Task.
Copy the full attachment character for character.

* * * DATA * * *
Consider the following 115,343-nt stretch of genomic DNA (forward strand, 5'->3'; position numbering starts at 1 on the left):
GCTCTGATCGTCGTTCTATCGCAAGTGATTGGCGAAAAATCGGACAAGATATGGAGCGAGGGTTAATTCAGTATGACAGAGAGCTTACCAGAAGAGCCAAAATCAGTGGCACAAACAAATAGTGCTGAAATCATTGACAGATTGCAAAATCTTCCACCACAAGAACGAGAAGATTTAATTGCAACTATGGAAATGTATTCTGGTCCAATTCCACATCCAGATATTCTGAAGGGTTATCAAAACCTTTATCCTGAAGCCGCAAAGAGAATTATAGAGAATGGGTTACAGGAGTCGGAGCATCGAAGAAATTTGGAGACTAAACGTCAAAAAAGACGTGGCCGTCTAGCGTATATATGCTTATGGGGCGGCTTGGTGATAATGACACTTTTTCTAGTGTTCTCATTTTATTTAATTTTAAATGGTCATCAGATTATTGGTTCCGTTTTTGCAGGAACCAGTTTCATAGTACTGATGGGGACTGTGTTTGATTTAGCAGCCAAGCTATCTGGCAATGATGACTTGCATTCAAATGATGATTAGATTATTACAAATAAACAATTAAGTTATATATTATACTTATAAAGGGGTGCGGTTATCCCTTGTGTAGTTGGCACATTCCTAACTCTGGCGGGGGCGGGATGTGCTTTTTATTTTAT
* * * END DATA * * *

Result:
Consider the following 115,343-nt stretch of genomic DNA (forward strand, 5'->3'; position numbering starts at 1 on the left):
GCTCTGATCGTCGTTCTATCGCAAGTGATTGGCGAAAAATCGGACAAGATATGGAGCGAGGGTTAATTCAGTATGACAGAGAGCTTACCAGAAGAGCCAAAATCAGTGGCACAAACAAATAGTGCTGAAATCATTGACAGATTGCAAAATCTTCCACCACAAGAACGAGAAGATTTAATTGCAACTATGGAAATGTATTCTGGTCCAATTCCACATCCAGATATTCTGAAGGGTTATCAAAACCTTTATCCTGAAGCCGCAAAGAGAATTATAGAGAATGGGTTACAGGAGTCGGAGCATCGAAGAAATTTGGAGACTAAACGTCAAAAAAGACGTGGCCGTCTAGCGTATATATGCTTATGGGGCGGCTTGGTGATAATGACACTTTTTCTAGTGTTCTCATTTTATTTAATTTTAAATGGTCATCAGATTATTGGTTCCGTTTTTGCAGGAACCAGTTTCATAGTACTGATGGGGACTGTGTTTGATTTAGCAGCCAAGCTATCTGGCAATGATGACTTGCATTCAAATGATGATTAGATTATTACAAATAAACAATTAAGTTATATATTATACTTATAAAGGGGTGCGGTTATCCCTTGTGTAGTTGGCACATTCCTAACTCTGGCGGGGGCGGGATGTGCTTTTTATTTTAT